Manchester City and Paris St Germain are among a number of clubs who have been offered settlements for breaching financial fair play rules.
UEFA's club financial control board has made offers to all the clubs deemed to have breached the rules ahead of its meeting on Thursday.
The clubs – understood to be fewer than 20 in total and including Manchester City and PSG – can either accept the offer of the sanctions, which could range from a reprimand to a fine up to restrictions on the squad for European competition next season, or try to negotiate a lesser punishment.
If no agreement is reached, then the outstanding cases will go to an adjudicatory panel for a final decision.
It is not known what settlements each individual club has been offered but UEFA could reveal the outcomes as early as Friday.
The most powerful sanction, that of being excluded from European competition, is not expected to be used against any of the clubs.
UEFA and Manchester City both would not comment but City boss Manuel Pellegrini said last week there had never been any concern that the club would be excluded from the Champions League for breaching FFP rules.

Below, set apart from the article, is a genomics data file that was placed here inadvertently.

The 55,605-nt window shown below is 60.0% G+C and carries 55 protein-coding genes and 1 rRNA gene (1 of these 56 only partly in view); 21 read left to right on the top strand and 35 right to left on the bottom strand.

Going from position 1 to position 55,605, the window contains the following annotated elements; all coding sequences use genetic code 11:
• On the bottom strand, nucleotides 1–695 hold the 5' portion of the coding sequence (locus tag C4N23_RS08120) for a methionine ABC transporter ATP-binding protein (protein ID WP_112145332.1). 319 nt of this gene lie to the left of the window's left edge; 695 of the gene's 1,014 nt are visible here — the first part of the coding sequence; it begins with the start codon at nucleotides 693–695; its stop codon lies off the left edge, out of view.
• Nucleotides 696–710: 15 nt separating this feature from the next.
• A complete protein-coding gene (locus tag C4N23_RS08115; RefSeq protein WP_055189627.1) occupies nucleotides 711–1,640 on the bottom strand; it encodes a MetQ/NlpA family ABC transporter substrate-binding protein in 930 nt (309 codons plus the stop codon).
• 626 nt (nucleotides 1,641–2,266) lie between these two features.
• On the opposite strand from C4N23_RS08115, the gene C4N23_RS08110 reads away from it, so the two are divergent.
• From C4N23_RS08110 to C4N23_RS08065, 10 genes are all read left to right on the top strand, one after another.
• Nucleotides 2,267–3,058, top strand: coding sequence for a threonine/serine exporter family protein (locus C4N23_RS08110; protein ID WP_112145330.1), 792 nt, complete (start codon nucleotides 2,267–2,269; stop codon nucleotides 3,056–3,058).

City have been working closely with UEFA to try to ensure they comply with spending rules, which limit losses to €45 million over the last two years.
Pellegrini said: "I felt here inside the club nobody feared we could be suspended for next year."
UEFA president Michel Platini said in a French newspaper last week he did not think any of the clubs who breached rules will be banned from European competition next season.
Qatar-owned PSG have been the club under most scrutiny after they wiped out their losses with a huge and back-dated sponsorship deal with the Qatar Tourist Authority.
Platini said he was unsure if that "innovative" sponsorship deal with a related party played by the rules.
He said: "I will say simply that Paris St Germain's financial model is distinctive and atypical. That image contract with the QTA, the tourism office of Qatar, is innovative, that's all I can say.
"But is it viable? Is the value of the contract correct? These are questions that the experts must decide."